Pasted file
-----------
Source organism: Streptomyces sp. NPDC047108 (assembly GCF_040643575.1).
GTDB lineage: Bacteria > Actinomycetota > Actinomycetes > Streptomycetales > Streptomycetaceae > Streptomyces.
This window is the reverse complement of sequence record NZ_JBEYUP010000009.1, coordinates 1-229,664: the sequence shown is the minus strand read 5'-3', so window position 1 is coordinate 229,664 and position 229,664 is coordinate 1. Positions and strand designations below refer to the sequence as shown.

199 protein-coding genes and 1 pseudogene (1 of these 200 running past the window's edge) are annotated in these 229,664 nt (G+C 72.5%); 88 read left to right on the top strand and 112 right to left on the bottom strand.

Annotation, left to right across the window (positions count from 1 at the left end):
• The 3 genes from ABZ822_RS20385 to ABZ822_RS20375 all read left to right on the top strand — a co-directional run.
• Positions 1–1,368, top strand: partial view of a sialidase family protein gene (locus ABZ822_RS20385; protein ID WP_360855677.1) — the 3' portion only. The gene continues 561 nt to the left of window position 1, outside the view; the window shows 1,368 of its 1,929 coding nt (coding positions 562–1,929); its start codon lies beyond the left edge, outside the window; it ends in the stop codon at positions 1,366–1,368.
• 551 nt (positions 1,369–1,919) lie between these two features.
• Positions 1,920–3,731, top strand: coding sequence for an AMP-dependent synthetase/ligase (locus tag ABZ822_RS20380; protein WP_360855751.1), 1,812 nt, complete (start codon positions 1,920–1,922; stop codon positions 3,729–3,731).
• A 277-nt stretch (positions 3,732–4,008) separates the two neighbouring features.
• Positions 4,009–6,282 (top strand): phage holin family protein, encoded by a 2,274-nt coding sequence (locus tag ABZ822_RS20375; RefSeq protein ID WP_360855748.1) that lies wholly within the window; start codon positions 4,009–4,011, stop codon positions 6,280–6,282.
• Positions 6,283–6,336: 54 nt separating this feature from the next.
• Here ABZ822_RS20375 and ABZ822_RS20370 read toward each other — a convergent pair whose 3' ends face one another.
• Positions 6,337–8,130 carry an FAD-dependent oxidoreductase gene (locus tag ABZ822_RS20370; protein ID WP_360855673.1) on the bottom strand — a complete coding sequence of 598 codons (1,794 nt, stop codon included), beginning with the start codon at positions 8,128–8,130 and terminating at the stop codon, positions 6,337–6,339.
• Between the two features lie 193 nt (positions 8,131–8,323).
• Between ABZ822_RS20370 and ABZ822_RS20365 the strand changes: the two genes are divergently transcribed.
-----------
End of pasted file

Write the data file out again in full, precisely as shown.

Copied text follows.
Source organism: Streptomyces sp. NPDC047108 (assembly GCF_040643575.1).
GTDB lineage: Bacteria > Actinomycetota > Actinomycetes > Streptomycetales > Streptomycetaceae > Streptomyces.
This window is the reverse complement of sequence record NZ_JBEYUP010000009.1, coordinates 1-229,664: the sequence shown is the minus strand read 5'-3', so window position 1 is coordinate 229,664 and position 229,664 is coordinate 1. Positions and strand designations below refer to the sequence as shown.

199 protein-coding genes and 1 pseudogene (1 of these 200 running past the window's edge) are annotated in these 229,664 nt (G+C 72.5%); 88 read left to right on the top strand and 112 right to left on the bottom strand.

Annotation, left to right across the window (positions count from 1 at the left end):
• The 3 genes from ABZ822_RS20385 to ABZ822_RS20375 all read left to right on the top strand — a co-directional run.
• Positions 1–1,368, top strand: partial view of a sialidase family protein gene (locus ABZ822_RS20385; protein ID WP_360855677.1) — the 3' portion only. The gene continues 561 nt to the left of window position 1, outside the view; the window shows 1,368 of its 1,929 coding nt (coding positions 562–1,929); its start codon lies beyond the left edge, outside the window; it ends in the stop codon at positions 1,366–1,368.
• 551 nt (positions 1,369–1,919) lie between these two features.
• Positions 1,920–3,731, top strand: coding sequence for an AMP-dependent synthetase/ligase (locus tag ABZ822_RS20380; protein WP_360855751.1), 1,812 nt, complete (start codon positions 1,920–1,922; stop codon positions 3,729–3,731).
• A 277-nt stretch (positions 3,732–4,008) separates the two neighbouring features.
• Positions 4,009–6,282 (top strand): phage holin family protein, encoded by a 2,274-nt coding sequence (locus tag ABZ822_RS20375; RefSeq protein ID WP_360855748.1) that lies wholly within the window; start codon positions 4,009–4,011, stop codon positions 6,280–6,282.
• Positions 6,283–6,336: 54 nt separating this feature from the next.
• Here ABZ822_RS20375 and ABZ822_RS20370 read toward each other — a convergent pair whose 3' ends face one another.
• Positions 6,337–8,130 carry an FAD-dependent oxidoreductase gene (locus tag ABZ822_RS20370; protein ID WP_360855673.1) on the bottom strand — a complete coding sequence of 598 codons (1,794 nt, stop codon included), beginning with the start codon at positions 8,128–8,130 and terminating at the stop codon, positions 6,337–6,339.
• Between the two features lie 193 nt (positions 8,131–8,323).
• Between ABZ822_RS20370 and ABZ822_RS20365 the strand changes: the two genes are divergently transcribed.